How Imran became man of masses, riling up crisis-ridden Pakistan govt

Imran Khan’s PTI party has won 28 of the 37 by-elections since he ceased to be the prime minister, giving sleepless nights to the ruling coalition

Imran Khan
Since Imran Khan lost a vote of confidence in parliament last year, his popularity has touched an amazing 65 per cent.

Former Pakistan Prime Minister Imran Khan’s dramatic arrest from the Islamabad High Court has come at a time the state finds itself broken and Pakistani society looks dysfunctional.

The political volcano building up in Pakistan since Khan grudgingly lost a vote of confidence in parliament in April 2022 has at last exploded in a way few expected although a biter finale had been building up for some time.

The build-up

Perhaps no one realized what was coming to him better than Imran Khan himself, a cricket hero-turned-politician who announced two months ago that a panel of leaders would run his Pakistan Tehreek-e-Insaf (PTI) party if he was taken into custody.

That moment came on May 9 when paramilitary forces, betraying clear planning at the very top, encircled the Islamabad court premises once Khan entered it and, after violent scuffles with his frenzied supporters, took him away, sparking widespread anger.

The former prime minister had reached the court regarding a case in which Bahira Town authorities were accused of allotting land worth Rs 330 million to a trust headed by Imran Khan and his wife when he was in power.

Watch: Pakistan PM Imran Khan arrested, being tortured

Shot and wounded while campaigning in November, Khan more than once escaped arrest at his residence because scores of his supporters refused to let the police and Pakistan Rangers take him away.

He had also avoided going to the court on more than one occasion, partly because he feared he could be arrested. But this led to a new set of problems, with some accusing the PTI leader of acting as if he was above the law.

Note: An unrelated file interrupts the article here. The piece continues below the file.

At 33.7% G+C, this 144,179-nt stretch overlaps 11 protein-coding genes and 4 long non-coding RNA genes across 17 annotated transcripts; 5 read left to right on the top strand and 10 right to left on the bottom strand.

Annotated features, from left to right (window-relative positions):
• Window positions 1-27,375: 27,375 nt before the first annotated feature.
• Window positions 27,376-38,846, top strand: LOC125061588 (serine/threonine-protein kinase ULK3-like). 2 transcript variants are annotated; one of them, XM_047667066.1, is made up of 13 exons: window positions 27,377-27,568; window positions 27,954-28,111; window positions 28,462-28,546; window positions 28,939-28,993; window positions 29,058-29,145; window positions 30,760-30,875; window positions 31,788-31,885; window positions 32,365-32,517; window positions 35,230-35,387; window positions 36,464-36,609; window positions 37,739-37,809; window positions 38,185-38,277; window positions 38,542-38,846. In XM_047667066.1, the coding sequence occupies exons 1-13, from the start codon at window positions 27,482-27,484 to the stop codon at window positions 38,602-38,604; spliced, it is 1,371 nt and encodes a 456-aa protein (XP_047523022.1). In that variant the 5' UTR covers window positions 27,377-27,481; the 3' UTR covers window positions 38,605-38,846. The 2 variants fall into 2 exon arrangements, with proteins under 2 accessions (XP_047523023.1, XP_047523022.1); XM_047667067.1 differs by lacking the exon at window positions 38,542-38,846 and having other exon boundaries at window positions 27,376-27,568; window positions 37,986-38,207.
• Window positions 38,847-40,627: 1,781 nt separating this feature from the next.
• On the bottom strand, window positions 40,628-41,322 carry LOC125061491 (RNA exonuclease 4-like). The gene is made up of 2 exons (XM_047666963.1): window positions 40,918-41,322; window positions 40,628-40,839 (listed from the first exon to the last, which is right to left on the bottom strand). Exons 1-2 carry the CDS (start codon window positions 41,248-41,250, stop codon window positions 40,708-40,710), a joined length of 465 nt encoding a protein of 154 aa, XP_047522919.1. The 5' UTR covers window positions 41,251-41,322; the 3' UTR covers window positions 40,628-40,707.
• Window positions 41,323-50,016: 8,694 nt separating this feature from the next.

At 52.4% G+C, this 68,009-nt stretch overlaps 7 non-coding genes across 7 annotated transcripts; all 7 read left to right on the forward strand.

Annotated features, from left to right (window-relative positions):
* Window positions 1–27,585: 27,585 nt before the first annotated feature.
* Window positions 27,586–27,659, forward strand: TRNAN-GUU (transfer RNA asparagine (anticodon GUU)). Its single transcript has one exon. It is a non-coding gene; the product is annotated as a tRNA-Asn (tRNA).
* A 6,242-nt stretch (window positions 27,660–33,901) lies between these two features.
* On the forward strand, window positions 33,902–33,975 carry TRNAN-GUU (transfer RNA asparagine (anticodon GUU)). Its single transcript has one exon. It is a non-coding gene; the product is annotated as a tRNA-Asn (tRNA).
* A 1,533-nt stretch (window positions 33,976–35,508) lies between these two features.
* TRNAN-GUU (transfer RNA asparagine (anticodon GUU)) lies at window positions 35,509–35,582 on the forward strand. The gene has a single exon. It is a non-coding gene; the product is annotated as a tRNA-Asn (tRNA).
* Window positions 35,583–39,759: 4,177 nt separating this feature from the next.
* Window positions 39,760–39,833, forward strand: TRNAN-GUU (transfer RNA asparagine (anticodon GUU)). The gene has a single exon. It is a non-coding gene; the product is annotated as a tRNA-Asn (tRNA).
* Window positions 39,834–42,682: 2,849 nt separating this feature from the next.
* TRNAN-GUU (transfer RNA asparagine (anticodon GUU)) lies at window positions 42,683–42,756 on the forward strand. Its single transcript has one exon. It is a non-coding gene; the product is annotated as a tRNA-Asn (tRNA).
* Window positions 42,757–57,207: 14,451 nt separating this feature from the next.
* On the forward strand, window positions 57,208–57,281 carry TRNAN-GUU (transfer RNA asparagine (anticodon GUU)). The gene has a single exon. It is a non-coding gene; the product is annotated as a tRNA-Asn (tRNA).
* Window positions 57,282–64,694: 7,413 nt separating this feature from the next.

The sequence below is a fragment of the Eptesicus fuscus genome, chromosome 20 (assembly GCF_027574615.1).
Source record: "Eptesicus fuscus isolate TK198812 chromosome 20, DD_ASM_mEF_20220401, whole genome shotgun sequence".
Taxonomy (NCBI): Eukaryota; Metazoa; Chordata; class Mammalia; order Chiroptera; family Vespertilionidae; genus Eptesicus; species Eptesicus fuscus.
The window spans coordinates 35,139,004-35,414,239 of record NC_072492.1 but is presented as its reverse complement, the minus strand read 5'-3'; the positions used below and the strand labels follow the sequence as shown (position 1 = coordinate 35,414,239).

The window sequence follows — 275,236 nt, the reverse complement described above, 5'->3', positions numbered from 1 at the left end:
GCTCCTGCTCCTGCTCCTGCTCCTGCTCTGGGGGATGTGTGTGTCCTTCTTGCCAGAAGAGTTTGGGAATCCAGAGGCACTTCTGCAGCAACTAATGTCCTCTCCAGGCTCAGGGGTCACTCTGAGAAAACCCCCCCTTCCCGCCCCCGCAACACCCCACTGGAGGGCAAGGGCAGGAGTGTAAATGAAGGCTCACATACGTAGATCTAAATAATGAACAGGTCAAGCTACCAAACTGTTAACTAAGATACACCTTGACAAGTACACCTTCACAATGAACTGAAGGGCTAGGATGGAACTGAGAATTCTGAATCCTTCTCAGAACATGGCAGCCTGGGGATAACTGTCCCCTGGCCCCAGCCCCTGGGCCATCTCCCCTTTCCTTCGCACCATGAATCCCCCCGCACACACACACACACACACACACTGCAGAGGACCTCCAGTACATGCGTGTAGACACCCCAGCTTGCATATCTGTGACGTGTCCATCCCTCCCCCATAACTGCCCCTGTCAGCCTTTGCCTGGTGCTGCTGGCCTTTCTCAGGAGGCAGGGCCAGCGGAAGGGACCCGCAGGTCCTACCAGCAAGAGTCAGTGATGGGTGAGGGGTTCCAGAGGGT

Rise in popularity

There is no doubt that Khan’s message of victimhood since his ouster from power and calls for mass resistance have not only evoked people’s imagination but also exposed the deep divide in Pakistani state institutions. Thousands have rallied in his support every time he has called for protests across the country.

Pakistan faced economic, political, and security crises even when he ruled the country of 250 million people. Before his ouster, a Gallup poll revealed that his popularity had plummeted to an all-time low of 36 per cent.

Also read: Imran Khan to face indictment on May 10 in Toshakhana case

But he has come to be seen as a martyr in the eyes of a large number of Pakistanis, both among the poor and the middle classes, ever since the rest of the political establishment joined hands to usurp power after making him the first prime minister to lose a trust vote. Since then, his popularity has touched an amazing 65 per cent.

So much so that the PTI has won a whopping 28 out of 37 by-elections since Khan ceased to be the prime minister, giving sleepless nights to the ruling coalition, which dreads a general election due in October this year. Khan’s popularity is also amazing considering that he has publicly taken on — a rarity for a mainstream Pakistani politician — the very military which was said to have propped him up in 2018.

Pakistan’s economic crisis

Call it destiny or what you will, last year’s devastating floods have worsened Pakistan’s unending economic crisis. Inflation now reigns at a punishing 35 per cent, making life miserable for millions in the country. Islamabad is struggling to finalise a deal with the International Monetary Fund (INF) for $1.1 billion in stalled funding. Without IMF support, Pakistan dreads the future. Foreign exchange reserves now stand at a paltry $5 billion, just enough for five weeks of imports. With prices of all essential commodities shooting up, anger against the government on the streets is palpable.

This is one of the reasons why Khan has become a sort of man of the masses — and why the government in Islamabad would want to see him locked up, away from the people. Imran Khan is seen to be struggling against the “system” — although he himself was a part of it until recently. The PTI, to force the government into announcing an early ballot, dissolved both the Punjab and Khyber Pakhtunkhwa assemblies in January since provincial and general elections (due in October) normally take place together in Pakistan.

Also read: In major relief to Imran Khan, Pak court extends his bail pleas in 9 cases

Obviously, the government does not want early elections. Some ministers have gone on record to say that PTI should be declared a terrorist outfit and outlawed. Although the ruling coalition and PTI recently held talks on holding early elections, there was no agreement vis-à-vis a time frame. One key reason was the lack of trust.

The government had been building up a narrative in recent weeks, branding Khan a virtual traitor. His public attacks on a serving military officer and the former army chief were exploited to the maximum by the government. A showdown was inevitable. It happened on May 9.

One thing is sure: Irrespective of what the government does to Imran Khan, he will have the last word — if he is allowed to live and fight an election.